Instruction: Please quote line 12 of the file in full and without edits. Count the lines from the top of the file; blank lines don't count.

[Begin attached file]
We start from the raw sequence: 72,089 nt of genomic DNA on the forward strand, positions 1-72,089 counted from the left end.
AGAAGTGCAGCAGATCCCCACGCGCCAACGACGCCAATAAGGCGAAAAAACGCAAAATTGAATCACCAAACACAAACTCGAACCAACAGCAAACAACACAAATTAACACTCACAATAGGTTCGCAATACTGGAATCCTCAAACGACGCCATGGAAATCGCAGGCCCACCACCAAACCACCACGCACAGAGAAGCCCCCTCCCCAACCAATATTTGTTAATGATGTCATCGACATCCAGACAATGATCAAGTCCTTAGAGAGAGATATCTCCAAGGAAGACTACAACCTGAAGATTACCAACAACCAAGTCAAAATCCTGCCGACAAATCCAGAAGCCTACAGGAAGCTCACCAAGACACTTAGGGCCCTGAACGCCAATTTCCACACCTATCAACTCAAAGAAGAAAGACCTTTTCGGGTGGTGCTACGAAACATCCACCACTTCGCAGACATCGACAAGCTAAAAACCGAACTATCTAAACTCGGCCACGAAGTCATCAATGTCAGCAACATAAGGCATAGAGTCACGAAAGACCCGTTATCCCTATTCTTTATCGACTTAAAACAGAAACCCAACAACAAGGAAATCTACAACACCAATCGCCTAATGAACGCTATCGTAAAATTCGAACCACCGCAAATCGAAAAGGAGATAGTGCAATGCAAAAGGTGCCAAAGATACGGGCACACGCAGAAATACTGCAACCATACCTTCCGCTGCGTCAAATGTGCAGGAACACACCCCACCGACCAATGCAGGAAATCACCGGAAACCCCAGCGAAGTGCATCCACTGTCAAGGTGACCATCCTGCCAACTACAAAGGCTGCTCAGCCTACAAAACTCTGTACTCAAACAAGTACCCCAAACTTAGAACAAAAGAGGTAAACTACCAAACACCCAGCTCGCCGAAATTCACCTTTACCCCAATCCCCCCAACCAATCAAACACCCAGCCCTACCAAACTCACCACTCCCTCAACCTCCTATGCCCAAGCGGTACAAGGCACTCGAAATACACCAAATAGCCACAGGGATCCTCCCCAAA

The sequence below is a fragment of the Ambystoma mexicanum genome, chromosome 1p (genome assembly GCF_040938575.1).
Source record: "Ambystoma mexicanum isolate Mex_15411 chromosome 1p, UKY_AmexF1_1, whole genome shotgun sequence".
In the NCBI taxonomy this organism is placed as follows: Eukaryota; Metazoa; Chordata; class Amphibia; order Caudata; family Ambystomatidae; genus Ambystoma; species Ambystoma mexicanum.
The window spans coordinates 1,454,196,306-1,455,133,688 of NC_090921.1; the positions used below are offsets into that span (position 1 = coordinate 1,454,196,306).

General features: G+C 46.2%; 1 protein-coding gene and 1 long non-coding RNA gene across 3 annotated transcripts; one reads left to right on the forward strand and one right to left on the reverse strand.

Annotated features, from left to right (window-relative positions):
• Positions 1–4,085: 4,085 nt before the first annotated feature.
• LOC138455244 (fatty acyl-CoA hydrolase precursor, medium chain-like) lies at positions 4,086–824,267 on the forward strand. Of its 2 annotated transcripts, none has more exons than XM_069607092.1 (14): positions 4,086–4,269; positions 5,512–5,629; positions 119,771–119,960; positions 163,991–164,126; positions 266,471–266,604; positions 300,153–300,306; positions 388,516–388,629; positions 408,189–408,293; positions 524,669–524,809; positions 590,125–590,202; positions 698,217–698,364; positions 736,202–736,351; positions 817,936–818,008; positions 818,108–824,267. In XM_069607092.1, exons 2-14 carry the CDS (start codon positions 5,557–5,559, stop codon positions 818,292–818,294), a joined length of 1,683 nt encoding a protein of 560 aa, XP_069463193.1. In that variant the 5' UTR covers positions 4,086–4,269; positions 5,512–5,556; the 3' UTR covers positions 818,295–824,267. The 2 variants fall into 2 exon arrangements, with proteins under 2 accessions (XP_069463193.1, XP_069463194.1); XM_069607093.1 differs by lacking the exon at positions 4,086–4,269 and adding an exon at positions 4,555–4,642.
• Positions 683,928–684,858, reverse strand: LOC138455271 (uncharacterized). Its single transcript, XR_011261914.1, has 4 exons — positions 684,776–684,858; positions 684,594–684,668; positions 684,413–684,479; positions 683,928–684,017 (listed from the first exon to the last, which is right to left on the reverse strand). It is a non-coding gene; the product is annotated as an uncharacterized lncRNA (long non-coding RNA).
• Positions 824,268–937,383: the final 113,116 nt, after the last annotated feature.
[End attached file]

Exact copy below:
• Positions 824,268–937,383: the final 113,116 nt, after the last annotated feature.